Psychological Medicine



The relationship between smooth pursuit performance, motion perception and sustained visual attention in patients with schizophrenia and normal controls


T. A. STUVE a1, L. FRIEDMAN a1, J. A. JESBERGER a1, G. C. GILMORE a1, M. E. STRAUSS a1 and H. Y. MELTZER a1
a1 Department of Psychology and the Eye Movement Laboratory in the Department of Psychiatry, Case Western Reserve University, Cleveland, OH, USA

Abstract

Background. In this study, we tested the hypothesis that low smooth pursuit gain in schizophrenia is related to an abnormality in motion perception.

Methods. The subjects were 19 schizophrenics treated with clozapine and 19 controls. In addition to smooth pursuit and motion perception paradigms, sustained attention was also assessed using a continuous performance task (CPT).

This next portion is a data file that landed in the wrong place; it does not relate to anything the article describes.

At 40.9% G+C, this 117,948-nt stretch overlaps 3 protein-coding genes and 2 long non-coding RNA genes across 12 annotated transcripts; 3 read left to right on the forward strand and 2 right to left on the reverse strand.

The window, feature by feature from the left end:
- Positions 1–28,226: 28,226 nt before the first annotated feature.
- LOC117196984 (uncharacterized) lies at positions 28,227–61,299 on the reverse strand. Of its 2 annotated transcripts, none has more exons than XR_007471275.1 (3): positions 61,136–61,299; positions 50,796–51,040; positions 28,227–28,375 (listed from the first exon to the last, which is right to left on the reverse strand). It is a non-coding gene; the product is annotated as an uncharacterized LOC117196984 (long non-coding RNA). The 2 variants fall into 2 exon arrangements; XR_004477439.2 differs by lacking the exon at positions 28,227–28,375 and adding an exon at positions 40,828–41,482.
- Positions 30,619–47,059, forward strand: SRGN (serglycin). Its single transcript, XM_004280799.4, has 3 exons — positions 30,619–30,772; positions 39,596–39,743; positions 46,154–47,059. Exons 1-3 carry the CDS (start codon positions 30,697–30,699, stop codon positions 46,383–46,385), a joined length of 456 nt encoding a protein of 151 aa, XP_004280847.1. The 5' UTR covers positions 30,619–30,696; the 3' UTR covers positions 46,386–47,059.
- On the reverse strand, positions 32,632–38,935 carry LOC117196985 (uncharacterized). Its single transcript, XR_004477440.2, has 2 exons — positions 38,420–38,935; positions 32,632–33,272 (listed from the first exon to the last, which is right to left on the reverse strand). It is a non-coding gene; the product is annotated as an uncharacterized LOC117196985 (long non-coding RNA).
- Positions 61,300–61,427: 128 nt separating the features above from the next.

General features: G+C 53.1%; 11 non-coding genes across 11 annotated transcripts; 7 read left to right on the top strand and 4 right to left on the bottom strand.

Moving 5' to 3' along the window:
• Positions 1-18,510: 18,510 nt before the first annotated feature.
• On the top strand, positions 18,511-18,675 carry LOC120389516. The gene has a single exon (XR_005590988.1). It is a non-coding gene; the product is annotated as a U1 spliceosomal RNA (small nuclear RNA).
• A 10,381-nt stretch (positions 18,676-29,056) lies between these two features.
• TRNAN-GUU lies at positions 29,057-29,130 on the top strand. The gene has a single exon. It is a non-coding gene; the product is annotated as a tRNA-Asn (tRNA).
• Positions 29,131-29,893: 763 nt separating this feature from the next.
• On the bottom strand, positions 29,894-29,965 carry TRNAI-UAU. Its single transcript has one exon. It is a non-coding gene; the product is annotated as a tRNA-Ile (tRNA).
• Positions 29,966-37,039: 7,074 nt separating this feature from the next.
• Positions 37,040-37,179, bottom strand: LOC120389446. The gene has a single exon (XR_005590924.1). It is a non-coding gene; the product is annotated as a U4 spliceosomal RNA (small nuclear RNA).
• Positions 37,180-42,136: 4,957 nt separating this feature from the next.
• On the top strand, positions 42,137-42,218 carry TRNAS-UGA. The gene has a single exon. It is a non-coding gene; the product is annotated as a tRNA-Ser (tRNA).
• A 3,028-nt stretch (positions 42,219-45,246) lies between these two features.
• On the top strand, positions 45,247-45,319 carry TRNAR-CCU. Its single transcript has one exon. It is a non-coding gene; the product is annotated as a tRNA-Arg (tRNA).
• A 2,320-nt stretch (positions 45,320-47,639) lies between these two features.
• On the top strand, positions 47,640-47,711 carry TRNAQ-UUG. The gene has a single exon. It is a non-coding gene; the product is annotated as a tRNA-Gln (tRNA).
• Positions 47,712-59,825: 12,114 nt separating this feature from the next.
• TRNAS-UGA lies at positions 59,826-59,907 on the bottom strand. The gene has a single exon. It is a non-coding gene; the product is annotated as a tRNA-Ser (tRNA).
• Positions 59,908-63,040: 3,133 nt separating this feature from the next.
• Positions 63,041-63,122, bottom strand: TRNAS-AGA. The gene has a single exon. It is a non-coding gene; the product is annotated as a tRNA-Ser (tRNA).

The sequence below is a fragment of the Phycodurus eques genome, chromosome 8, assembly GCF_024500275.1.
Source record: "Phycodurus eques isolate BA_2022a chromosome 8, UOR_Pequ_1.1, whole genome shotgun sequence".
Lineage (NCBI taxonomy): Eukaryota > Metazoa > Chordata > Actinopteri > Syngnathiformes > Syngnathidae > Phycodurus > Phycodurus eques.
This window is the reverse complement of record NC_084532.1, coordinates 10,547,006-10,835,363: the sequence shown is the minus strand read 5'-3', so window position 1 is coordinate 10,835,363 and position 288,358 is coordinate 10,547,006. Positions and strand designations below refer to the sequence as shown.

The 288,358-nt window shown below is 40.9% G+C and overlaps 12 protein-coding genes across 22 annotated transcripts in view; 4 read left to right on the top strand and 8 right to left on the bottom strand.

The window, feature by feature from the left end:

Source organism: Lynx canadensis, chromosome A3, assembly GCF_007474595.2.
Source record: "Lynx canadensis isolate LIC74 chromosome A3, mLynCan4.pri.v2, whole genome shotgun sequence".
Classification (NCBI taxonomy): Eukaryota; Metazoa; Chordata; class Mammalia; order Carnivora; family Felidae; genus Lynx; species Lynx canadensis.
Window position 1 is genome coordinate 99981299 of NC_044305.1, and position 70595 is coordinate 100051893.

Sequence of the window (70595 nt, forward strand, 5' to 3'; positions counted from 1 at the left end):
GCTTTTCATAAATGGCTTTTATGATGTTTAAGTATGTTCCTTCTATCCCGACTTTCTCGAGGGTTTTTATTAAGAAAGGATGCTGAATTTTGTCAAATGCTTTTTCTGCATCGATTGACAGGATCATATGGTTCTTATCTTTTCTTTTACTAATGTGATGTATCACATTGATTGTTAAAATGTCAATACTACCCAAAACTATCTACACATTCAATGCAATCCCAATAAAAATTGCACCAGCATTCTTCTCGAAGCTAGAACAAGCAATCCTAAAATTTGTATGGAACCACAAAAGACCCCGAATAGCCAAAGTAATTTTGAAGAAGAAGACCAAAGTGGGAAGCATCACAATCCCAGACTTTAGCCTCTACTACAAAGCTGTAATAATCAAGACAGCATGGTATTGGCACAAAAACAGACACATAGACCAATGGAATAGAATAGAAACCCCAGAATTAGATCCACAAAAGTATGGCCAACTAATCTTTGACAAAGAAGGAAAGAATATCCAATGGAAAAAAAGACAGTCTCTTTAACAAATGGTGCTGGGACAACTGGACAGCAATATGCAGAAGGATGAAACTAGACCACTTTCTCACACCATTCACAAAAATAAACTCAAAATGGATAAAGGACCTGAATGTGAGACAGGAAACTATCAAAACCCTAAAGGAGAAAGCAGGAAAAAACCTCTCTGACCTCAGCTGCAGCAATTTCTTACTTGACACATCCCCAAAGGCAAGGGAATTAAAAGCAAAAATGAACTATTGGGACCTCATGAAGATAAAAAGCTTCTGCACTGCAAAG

Results. In the patient group, there was a statistically significant negative correlation between smooth pursuit gain and motion perception threshold (r =−0·60, P<0·01). This relationship was not secondary to attention deficits as assessed by the CPT.

Conclusions. Our results are consistent with the notion that the smooth pursuit gain deficit is related to a deficit in motion perception rather than in attention. Brain area V5 (also referred to as ‘MT’ in macaque), located in the parieto-occipital region, is known to be critically important both for motion perception and gain. Thus, our results point to an abnormality in this area in schizophrenia.


Correspondence:
Address for correspondence: Dr Lee Friedman, Department of Psychiatry, Hanna Pavilion 1st Floor Mail Room, University Hospitals of Cleveland, 11100 Euclid Avenue, Cleveland, OH 44106, USA.


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